P&G, Colgate-Palmolive, K-C among consumer goods companies trying to balance addressing environmental concerns with the costs of such efforts
June 1, 2014
– P&G looks to go green, but at right price
Procter & Gamble is cutting 3,000 office jobs over the next two years. It's selling its pet food business and may jettison other units. It's deep into cutting $10 billion from costs by 2016.
In the midst of all that, it's taking steps to save the planet from environmental doom.
Addressing environmental concerns has become a top priority for corporate America, as urgent in 2014 as the next major product launch or business acquisition. Recycling, reducing packaging and cutting waste can add up to millions of dollars saved – savvy business moves for any company. For consumer products giants like P&G, the actions also are critical to earning priceless consumer goodwill.
Turn consumers off with perceptions of environmental misdeeds and they're just fickle enough to buy the competitor's toothpaste or shampoo.
Show them a cold-water laundry soap that promises to save energy, and shoppers will buy the detergent by the grocery cartful if the price is right.
"Consumers want to feel good about their consumption and the things they buy," says Robert Dahlstrom, chairman of the marketing department at Miami University and the author of Green Marketing Management, a book on selling to environmentally minded consumers.
Nearly one-fifth of consumers consider sustainability issues when making purchases. "The big risk is they will buy another brand," Dahlstrom said.
There's no way Procter & Gamble, the world's largest consumer products company, can avoid having an impact on the environment in some way. With more than 130 factories in 40 countries, the Cincinnati-based business makes everything from disposable diapers to hairspray.
Last year, the Dow Jones Sustainability Index dropped P&G from its list of 100 North American companies deemed corporate leaders in the field. P&G had been on the list for seven years; index officials declined to discuss the company's removal.
Kimberly-Clark, the maker of Huggies diapers and Kleenex tissue, joined Colgate-Palmolive as the only two consumer product companies on the index.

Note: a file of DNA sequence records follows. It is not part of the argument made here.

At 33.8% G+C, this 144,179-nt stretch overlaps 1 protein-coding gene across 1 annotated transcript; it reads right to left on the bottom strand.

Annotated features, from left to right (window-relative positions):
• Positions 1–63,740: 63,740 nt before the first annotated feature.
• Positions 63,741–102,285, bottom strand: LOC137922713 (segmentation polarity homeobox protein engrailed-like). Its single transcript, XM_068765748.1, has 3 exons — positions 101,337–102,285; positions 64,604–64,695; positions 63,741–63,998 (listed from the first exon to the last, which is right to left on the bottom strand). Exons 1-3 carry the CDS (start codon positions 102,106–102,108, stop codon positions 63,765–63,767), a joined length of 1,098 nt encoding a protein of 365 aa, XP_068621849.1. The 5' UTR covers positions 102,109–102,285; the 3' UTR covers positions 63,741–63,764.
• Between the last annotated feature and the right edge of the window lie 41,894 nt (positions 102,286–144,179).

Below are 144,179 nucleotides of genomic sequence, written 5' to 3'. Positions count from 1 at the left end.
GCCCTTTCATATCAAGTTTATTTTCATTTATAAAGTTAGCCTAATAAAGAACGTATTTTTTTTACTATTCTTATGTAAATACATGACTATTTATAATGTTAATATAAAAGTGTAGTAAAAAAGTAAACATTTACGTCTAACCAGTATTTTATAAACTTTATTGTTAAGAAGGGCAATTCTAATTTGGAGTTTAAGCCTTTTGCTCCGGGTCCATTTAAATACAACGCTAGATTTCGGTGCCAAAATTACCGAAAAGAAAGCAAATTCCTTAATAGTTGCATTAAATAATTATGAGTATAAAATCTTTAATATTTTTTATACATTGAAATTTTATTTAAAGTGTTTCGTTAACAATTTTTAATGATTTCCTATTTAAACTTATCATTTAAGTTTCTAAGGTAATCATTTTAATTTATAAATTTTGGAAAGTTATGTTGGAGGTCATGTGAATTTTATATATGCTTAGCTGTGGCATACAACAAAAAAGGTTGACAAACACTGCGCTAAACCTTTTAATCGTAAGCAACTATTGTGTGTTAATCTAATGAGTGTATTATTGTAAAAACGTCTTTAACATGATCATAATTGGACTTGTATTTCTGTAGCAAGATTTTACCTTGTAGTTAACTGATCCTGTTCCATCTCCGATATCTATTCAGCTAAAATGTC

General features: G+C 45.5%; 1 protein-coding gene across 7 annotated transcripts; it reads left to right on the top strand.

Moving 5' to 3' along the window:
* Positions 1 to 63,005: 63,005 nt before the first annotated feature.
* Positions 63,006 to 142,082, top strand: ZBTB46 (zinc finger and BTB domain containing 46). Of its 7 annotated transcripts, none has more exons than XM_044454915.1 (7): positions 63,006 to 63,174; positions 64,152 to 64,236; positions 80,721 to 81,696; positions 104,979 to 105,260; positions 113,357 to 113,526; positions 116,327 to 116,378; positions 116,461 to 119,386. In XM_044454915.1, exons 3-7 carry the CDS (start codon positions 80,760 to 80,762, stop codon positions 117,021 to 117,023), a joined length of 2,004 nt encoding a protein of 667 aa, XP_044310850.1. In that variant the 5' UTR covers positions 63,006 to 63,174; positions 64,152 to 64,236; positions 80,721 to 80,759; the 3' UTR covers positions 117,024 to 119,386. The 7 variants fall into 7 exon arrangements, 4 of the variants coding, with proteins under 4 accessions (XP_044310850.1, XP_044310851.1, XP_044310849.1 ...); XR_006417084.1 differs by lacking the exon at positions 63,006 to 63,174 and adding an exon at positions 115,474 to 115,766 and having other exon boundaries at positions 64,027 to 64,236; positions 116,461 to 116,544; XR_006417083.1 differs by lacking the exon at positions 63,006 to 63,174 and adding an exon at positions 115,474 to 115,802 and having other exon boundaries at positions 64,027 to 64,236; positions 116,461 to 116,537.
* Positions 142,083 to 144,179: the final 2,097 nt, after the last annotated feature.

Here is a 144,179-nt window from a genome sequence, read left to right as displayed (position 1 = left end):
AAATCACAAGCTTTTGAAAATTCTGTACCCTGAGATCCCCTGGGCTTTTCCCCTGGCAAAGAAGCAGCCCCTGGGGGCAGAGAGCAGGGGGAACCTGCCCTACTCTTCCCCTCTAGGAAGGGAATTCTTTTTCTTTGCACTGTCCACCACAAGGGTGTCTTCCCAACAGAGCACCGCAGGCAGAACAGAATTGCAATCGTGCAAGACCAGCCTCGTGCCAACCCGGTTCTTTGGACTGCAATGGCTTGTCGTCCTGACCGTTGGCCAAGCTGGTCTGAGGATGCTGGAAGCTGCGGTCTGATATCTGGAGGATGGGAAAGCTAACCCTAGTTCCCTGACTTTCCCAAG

P&G also is the second-highest producer of greenhouse gases among consumer products companies, after PepsiCo, according to Bloomberg.
The financial data and news service also said that greenhouse gas emissions are down 12.9 percent since 2008 at Kimberly-Clark, compared with a 10.7 percent decline at P&G in that period. Kimberly-Clark's energy consumption is down 19.5 percent, while P&G's is down 4.7 percent.
P&G officials didn't discuss the company's performance compared with its peers, but they said the company generally has a higher impact due to its size. "Our numbers are naturally higher in total than other companies simply because we're so much larger," said Len Sauers, P&G's vice president of global sustainability.
Sauers said most consumers demand a balancing act: They want responsible products, but they still want good products at an affordable price.
"Two out of every three consumers wants to be sustainable but are not willing to sacrifice product performance or value," Sauers said.
This spring, P&G vowed to begin policing its entire palm oil supply by 2015 and weed out oil from dirty suppliers by 2020. The actions followed a protest by Greenpeace in March when activists unfurled a pair of 60-foot banners at the company's headquarters.
Also this spring, Procter & Gamble joined with Wal-Mart Stores Inc. in the $100 million Closed Loop Fund, which helps U.S. cities boost recycling programs. And P&G said that by 2018 it will cut the water content in laundry detergent by 25 percent, saving 45 million gallons of water annually.
P&G CEO A.G. Lafley said the company is committed to producing the most earth-friendly products, but ones that satisfy consumers' needs at the best price.
"People have told us that they want sustainable products with no tradeoffs," Lafley said in P&G's annual sustainability report.
Andrew Behar, chief executive of shareholder advocacy group As You Sow, says P&G's high profile makes the company a tempting target for groups like Greenpeace. His group has urged the Cincinnati company through shareholder proposals to consider paying for broader recycling efforts.
"P&G can make a big difference – when a company of that scale makes a small change, it can lead to big changes," Behar said.
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